Monday, May 21, 2012

Recipe: Kriek Beer

Last week was American Craft Beer Week. This week, meanwhile, kicks off a number of regional beer weeks in cities around the country. In honor of the events, we're sharing the recipe for our latest homebrew, which I'm calling Up a Kriek Without a Plan.

Kriek (pronounced "creek") is a style of beer near and dear to my heart. It's a Belgian style (my maternal grandmother's side of the family is Belgian), and was perhaps my most favorite beer prior to going gluten-free.

Kriek is a lambic beer. Unlike "regular" beers brewed with the Saccharomyces genus of yeasts, lambics are brewed with S. plus the Brettanomyces genus of yeast. Brett—as brewers often refer to it—imparts a very distinctive flavor profile to lambic beers, including a subtle sourness. To counter-balance that sourness, lambics are often made with fruit puree, such as cherries (kriek) to add a subtle sweetness.

As you might guess, kriek is something of a specialty beer. I've known since going gluten-free in early 2007 more than five years ago that if I was ever going to drink a kriek again, I would have to brew it myself. This batch happened quite by accident (hence, Up a Kriek Without a Plan...). I had intended to brew a saison, but then decided to add Brett and make it a lambic. And if I was going to go through the trouble of making a lambic, I may as well go "all in" and make it a kriek. Right?

This was a first attempt. The beer is still quite young. Lambics can age in the bottle for 6 months or more before the flavors fully mature. But I can tell that this one missed the mark. It tastes just fine as a gluten-free beer, but does it have the classic flavor profile of a kriek that I was going for? No.

The alcohol content is way too high (in the ballpark of 9.5%), the Brett flavors are underdeveloped, the cherries are too weak, and the beer has approximately zero head retention. But it was an invaluable learning experience. As we've been enjoying the first bottles of Up a Kriek Without a Plan, I've been formulating just that ... a plan for round number two. Stay tuned.

Up a Kriek Without a Plan
Makes 2 cases (48 bottles)

5 1/2 gallons distilled water
1/2 tsp salt
1 tsp gypsum
12 lbs gluten-free brewer's sorghum syrup
2 oz US Goldings hops
1/2 oz crushed coriander seeds
Saccharomyces Belgian Saison gluten-free yeast blend
Brettanomyces Belgian Lambic gluten-free yeast blend
3 lbs sterile cherry puree
Dextrose (for carbonation priming during bottling)

1. Pour 2 gallons of water into a 6-gallon carboy.
2. Add 2 1/2 gallons water, plus the salt and gypsum, to your brew pot. Bring to a boil.
3. Add the sorghum syrup to your brew pot. Hold at a boil until well dissolved.
4. Add 1 oz hops and the coriander and boil for 20 minutes. (A fine-mesh hop bag is useful for this.)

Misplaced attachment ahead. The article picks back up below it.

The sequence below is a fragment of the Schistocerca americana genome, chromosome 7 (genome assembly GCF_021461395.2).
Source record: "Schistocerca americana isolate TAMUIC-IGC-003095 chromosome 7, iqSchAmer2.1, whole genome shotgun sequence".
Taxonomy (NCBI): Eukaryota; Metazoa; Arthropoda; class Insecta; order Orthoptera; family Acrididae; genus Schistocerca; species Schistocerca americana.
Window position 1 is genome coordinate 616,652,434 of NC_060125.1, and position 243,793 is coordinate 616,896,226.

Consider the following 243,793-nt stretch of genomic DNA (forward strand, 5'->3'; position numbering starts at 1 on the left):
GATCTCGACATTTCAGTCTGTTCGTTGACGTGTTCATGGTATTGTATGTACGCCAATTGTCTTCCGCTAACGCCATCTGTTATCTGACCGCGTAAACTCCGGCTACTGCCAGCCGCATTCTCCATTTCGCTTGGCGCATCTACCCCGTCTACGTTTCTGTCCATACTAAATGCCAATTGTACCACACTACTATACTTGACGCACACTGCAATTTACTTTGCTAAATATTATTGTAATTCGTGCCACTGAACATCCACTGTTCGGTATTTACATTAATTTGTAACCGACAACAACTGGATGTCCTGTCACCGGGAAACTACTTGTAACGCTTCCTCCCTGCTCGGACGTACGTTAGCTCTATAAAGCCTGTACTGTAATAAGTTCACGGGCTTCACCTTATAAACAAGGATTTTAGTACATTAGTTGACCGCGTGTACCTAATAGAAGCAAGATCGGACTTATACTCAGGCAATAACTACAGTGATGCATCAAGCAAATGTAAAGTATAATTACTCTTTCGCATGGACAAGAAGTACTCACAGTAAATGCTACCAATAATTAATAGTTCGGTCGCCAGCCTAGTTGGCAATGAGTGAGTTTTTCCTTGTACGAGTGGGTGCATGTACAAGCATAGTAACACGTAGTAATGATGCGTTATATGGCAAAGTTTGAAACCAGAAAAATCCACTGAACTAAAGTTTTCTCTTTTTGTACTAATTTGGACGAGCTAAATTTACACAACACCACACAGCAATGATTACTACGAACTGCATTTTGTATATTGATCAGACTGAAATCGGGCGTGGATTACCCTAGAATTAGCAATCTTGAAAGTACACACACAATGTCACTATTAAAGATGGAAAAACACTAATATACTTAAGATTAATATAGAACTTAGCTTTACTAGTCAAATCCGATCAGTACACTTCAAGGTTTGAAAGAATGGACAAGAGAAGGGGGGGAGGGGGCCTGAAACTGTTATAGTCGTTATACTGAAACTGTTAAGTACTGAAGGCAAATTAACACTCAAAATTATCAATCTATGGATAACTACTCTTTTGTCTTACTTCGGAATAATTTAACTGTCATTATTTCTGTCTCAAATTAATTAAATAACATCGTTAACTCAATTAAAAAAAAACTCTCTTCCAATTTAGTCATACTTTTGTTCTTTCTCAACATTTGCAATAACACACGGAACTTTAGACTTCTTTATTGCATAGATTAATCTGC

5. Add 1/2 oz hops and boil for 5 more minutes.
6. Add the remaining 1/2 oz hops and turn off the flame.
7. Siphon the wort into your carboy.
8. When the wort has cooled to fermentation temperature (~70 deg F), pitch the Saccharomyces yeast. (Prepare a starter culture ahead of time, if necessary, depending on your strain.)
9. Add the remaining 1 gallon of distilled water, using it to wash any yeast and wort remnants from your funnel into the carboy.
10. Add an airlock and let ferment in a quiet location with stable temps away from direct light.
11. After one month and/or when you get stable gravity readings: Add the cherry puree to a second carboy, siphon the beer from primary to secondary, and pitch the Brett yeast.
12. Again add an airlock and let ferment in a quiet location with stable temps away from direct light.
13. After 1 additional month and/or when you get stable gravity readings: siphon the beer into your bottling bucket. Add an appropriate amount of dextrose dissolved in hot water for carbonation priming. (Homebrew books have plenty of info on calculating how much dextrose to use depending on how much wort you have...)
14. Bottle the beer and let bottle-condition for at least 2 weeks before sampling the first bottle. The longer you can wait the better!

This recipe assumes you take all the appropriate homebrewing steps to sanitize your equipment at various stages of the brewing process.

Degrees of Free-dom
This recipe is: gluten-free, dairy/lactose/casein-free, fish-free, shellfish-free, peanut-free, tree-nut-free, soy-free, vegetarian/vegan.

Nutrition Info
Per bottle: I have no idea. It's beer. Drink it. Or don't... 




Amanda on Maui said...

I want to have a bottle of that. I loved the heck out of lambic before going gluten free. I still get a little mopey when I see Lindemann's at the store. I have great memories of raspberry lambic.

Juliet said...

Wow! Thanks for the recipe. I want to try making gluten-free beer to enjoy together with my family. I do not have to worry now that I might suffer from allergy symptoms again.

peterbronski said...

Hi Amanda... Just wait until the next iteration. I expect it'll be MUCH closer to the target! Hopefully I'll figure out a way to brew a GF version of your beloved Lindemann's. (They're great, and Belle Vue makes an awesome kriek, too.)

Hi Juliet... There are definitely easier GF beer recipes that this one to try, if you're going to go that route. Search the blog for my Sisters Saison recipe. Or search some of the popular home brew forums, some of which have dedicated GF discussions now.

Cheers, Pete

iMarque said...

Next itteration?